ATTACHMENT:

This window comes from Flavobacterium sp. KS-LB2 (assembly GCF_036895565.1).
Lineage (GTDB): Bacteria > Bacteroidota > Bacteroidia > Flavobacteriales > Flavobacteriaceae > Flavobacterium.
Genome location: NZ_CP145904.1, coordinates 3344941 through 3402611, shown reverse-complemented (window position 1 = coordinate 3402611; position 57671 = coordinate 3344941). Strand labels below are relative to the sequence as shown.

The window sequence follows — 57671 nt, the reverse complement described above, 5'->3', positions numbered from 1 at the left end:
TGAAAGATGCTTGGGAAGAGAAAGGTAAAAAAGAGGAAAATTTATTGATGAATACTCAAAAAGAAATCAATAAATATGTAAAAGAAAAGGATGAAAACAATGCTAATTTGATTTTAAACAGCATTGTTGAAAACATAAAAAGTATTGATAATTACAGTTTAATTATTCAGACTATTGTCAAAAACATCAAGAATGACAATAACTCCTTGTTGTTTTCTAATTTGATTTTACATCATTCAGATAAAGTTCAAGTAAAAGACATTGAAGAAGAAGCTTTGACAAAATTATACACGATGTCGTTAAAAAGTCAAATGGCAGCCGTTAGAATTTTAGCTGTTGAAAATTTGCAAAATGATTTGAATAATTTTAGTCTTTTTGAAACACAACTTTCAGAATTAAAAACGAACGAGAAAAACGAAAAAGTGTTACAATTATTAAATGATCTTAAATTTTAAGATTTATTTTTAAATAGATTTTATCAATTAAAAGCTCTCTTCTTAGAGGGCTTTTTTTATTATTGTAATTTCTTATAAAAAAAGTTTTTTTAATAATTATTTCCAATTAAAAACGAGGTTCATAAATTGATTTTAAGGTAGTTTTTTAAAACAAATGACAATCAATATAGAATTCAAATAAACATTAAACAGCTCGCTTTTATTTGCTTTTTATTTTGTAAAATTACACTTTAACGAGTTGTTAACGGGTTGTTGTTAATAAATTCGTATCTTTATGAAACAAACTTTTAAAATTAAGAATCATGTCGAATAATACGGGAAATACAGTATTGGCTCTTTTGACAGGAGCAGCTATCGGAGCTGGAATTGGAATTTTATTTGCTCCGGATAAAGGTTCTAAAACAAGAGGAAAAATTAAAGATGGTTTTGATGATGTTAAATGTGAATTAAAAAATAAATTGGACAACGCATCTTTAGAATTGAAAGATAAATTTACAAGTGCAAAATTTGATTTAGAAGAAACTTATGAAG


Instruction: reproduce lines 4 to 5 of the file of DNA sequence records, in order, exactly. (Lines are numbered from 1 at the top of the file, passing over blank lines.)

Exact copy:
The window sequence follows — 57671 nt, the reverse complement described above, 5'->3', positions numbered from 1 at the left end:
TGAAAGATGCTTGGGAAGAGAAAGGTAAAAAAGAGGAAAATTTATTGATGAATACTCAAAAAGAAATCAATAAATATGTAAAAGAAAAGGATGAAAACAATGCTAATTTGATTTTAAACAGCATTGTTGAAAACATAAAAAGTATTGATAATTACAGTTTAATTATTCAGACTATTGTCAAAAACATCAAGAATGACAATAACTCCTTGTTGTTTTCTAATTTGATTTTACATCATTCAGATAAAGTTCAAGTAAAAGACATTGAAGAAGAAGCTTTGACAAAATTATACACGATGTCGTTAAAAAGTCAAATGGCAGCCGTTAGAATTTTAGCTGTTGAAAATTTGCAAAATGATTTGAATAATTTTAGTCTTTTTGAAACACAACTTTCAGAATTAAAAACGAACGAGAAAAACGAAAAAGTGTTACAATTATTAAATGATCTTAAATTTTAAGATTTATTTTTAAATAGATTTTATCAATTAAAAGCTCTCTTCTTAGAGGGCTTTTTTTATTATTGTAATTTCTTATAAAAAAAGTTTTTTTAATAATTATTTCCAATTAAAAACGAGGTTCATAAATTGATTTTAAGGTAGTTTTTTAAAACAAATGACAATCAATATAGAATTCAAATAAACATTAAACAGCTCGCTTTTATTTGCTTTTTATTTTGTAAAATTACACTTTAACGAGTTGTTAACGGGTTGTTGTTAATAAATTCGTATCTTTATGAAACAAACTTTTAAAATTAAGAATCATGTCGAATAATACGGGAAATACAGTATTGGCTCTTTTGACAGGAGCAGCTATCGGAGCTGGAATTGGAATTTTATTTGCTCCGGATAAAGGTTCTAAAACAAGAGGAAAAATTAAAGATGGTTTTGATGATGTTAAATGTGAATTAAAAAATAAATTGGACAACGCATCTTTAGAATTGAAAGATAAATTTACAAGTGCAAAATTTGATTTAGAAGAAACTTATGAAG